Hawkish Bread on A Liberal Sandwich

President Dmitry Medvedev's first state-of-the-nation speech might be best described as a club sandwich.

Rather than sending out a straightforward message, Medvedev offered some liberal reformist proposals -- juicily sandwiched between layers of hawkish threats and announcements.

Medvedev began and ended his speech with a foreign policy message that seemed to confirm Western fears that he would follow former President Vladimir Putin's hawkish stance. But in between, he offered some domestic proposals welcomed by proponents of liberal change.

"The tone differed significantly between foreign policy and domestic issues," a senior Western diplomat said.

"There were many encouraging messages, especially regarding domestic policies and reforms," he added, speaking upon condition of anonymity because of the sensitivity of the issue.

Yet in the middle of the domestic proposals, Medvedev announced that he would seek to extend the presidential term from four to six years, raising fears of a further consolidation of power in the Kremlin. Some analysts said this looked like a ploy to allow Prime Minister Vladimir Putin to return to power for a much longer period than previously thought.

The Kremlin-friendly United Russia, which is headed by Putin, holds a constitutional majority in the State Duma.

Larisa Brychyova, the head of the Kremlin's legal department, said no referendum would be required to expand the presidential term and that the plan did not apply to the current president, Interfax reported.

But Vladimir Pribylovsky, head of the Panorama think tank, said Putin might return for 12 years well before Medvedev's current term ends in 2012.

Medvedev "could resign as soon as the Constitution has been changed," he said, adding that he did not believe that this had been Medvedev's idea. "In this case, Medvedev is Putin's marionette. The other political reforms are just candy."

Putin chose his longtime aide Medvedev as his preferred successor last year after announcing that he would step down as president after two consecutive terms, as required by the Constitution.

For his part, Medvedev stressed that he was not proposing constitutional reforms but merely "corrections."

Some government officials were also keen to downplay any fears.

With a longer presidential term, "pre-election squabbles will happen less frequently," Finance Minister Alexei Kudrin, widely seen as a liberal reformer, told reporters after the speech.

It would be a "good period for any president to prove himself both in economics and politics," he said.

St. Petersburg Governor Valentina Matviyenko said a longer presidential term would be "justified and correct" for a country as big as Russia. "Otherwise, the country will be drawn into permanent elections," she said.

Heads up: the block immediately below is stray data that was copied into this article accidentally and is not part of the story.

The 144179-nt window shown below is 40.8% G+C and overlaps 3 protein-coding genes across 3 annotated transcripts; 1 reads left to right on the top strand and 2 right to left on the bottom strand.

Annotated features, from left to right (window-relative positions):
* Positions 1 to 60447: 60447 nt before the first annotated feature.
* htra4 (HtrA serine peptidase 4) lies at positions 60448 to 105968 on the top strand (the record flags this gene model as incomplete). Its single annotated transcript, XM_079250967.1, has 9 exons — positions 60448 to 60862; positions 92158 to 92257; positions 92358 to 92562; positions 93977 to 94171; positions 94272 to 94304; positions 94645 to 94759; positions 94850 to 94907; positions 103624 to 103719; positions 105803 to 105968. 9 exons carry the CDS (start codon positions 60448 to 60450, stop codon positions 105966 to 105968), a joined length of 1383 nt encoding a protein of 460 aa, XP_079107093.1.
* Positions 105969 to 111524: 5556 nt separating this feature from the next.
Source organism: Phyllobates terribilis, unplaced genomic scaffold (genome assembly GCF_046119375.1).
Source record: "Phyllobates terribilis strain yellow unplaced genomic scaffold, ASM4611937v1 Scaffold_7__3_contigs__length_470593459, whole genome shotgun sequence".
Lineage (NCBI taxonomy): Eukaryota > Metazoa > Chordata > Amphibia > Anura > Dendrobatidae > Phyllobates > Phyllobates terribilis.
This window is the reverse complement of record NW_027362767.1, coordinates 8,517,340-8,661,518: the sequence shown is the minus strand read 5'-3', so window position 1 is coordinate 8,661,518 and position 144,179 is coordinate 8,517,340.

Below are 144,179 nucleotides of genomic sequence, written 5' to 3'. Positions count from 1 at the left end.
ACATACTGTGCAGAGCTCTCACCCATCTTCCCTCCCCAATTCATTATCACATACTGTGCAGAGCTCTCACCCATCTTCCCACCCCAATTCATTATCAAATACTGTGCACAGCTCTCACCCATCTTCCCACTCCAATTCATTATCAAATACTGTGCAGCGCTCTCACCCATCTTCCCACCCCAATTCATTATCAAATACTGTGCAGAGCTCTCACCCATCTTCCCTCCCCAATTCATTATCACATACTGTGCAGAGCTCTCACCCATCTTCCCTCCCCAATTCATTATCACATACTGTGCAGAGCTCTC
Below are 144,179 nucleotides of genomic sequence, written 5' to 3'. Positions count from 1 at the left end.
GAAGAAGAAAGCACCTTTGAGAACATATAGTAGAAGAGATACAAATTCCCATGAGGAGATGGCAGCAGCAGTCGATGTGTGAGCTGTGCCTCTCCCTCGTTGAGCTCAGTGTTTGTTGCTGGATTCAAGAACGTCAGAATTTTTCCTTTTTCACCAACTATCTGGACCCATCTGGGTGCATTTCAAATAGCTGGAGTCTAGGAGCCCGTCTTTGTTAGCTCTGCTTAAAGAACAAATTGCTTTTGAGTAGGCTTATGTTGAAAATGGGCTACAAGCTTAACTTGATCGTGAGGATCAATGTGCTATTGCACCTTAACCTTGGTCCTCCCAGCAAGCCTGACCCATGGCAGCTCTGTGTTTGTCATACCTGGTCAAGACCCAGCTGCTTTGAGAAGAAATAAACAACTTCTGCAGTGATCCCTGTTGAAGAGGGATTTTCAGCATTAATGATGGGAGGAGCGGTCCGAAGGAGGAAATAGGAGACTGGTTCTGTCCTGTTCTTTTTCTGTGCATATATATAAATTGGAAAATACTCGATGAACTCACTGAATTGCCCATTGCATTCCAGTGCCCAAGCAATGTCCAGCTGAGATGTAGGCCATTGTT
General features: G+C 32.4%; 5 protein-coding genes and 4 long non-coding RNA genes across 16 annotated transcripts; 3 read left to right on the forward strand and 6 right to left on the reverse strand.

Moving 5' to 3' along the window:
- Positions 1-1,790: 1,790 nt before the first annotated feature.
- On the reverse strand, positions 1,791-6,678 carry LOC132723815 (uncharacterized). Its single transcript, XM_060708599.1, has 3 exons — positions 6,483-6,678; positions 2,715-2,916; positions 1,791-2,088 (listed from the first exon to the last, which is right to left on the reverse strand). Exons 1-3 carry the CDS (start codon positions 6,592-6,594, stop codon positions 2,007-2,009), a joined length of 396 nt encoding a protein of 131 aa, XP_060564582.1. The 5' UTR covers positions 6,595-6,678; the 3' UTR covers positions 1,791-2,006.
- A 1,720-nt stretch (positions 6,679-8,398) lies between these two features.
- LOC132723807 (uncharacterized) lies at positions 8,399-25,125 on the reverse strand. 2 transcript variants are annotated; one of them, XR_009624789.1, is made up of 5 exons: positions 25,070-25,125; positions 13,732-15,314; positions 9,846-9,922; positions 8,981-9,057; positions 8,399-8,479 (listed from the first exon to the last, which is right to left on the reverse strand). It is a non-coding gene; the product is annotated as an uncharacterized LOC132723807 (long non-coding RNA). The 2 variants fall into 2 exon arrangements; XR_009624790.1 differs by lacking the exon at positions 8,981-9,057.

Vladimir Zhirinovsky, head of the nationalist Liberal Democratic Party, said a term extension had been discussed for a long time. "We've insisted on that for many years," he said.

Medvedev seemingly tried to balance any worries with proposals for a range of domestic reforms, including lowering the threshold for political parties to enter the State Duma and changing the election rules for Federation Council senators.

Matviyenko said Medvedev would not dismantle Putin's legacy with liberal reforms. "On the contrary, [Medvedev] reiterated continuity of economic and political institutions," she said.

Communist leader Gennady Zyuganov said he welcomed any changes that would give the opposition a greater voice. "We will see how they are implemented," he told reporters.

Perhaps less surprisingly, Medvedev reiterated his intent to crack down on corruption, calling it "Enemy No. 1," and to carry out legal reforms, with his old complaint that "legal nihilism" is gripping the country.

Yet significantly, he also criticized courts for handing down too harsh sentences, demanding that they "take a more balanced approach" instead of isolating individuals from society.

Human rights campaigners have petitioned for the release of Yukos lawyer Svetlana Bakhmina, who is serving a 6 1/2-year sentence and is pregnant.

Medvedev criticized the U.S. plan to deploy elements of a missile-defense system in Poland and the Czech Republic, saying Russia would respond by placing missiles in Kaliningrad, near Poland, and accused the United States of being behind this year's biggest global problems, including the financial crisis and Russia's brief war with Georgia in August.

Yet Medvedev balanced his criticism by saying Russia had no problem with the American people. "We have no innate anti-Americanism."

Despite Medvedev's hawkish rhetoric, observers noted that much of what he had said was not new.

"There was nothing shocking or surprising, rather he was confirming what was already known," the Western diplomat said.

Stationing missiles in the Kaliningrad region, the country's westernmost exclave bordering Poland, was first proposed in July 2007 by Sergei Ivanov, then a first deputy prime minister.

And Medvedev's theory that the United States is to blame for this year's biggest problems reiterates the line carried by officials and state-controlled media.

Government officials have often suggested that Washington, which helped train and equip the Georgian army, tacitly encouraged Tbilisi to launch a military attack on South Ossetia, a charge that the United States has denied.

One foreign policy analyst said Medvedev was coy about announcing any grand new strategies because of uncertainty over the U.S. President-elect Barack Obama's future administration. "It is too early for surprises. They will only happen after the new administration is in place," said Timofei Bordachyov, deputy editor of the Russia in Global Affairs magazine.

"For Russia, Obama is just a promise, not a political reality," he said.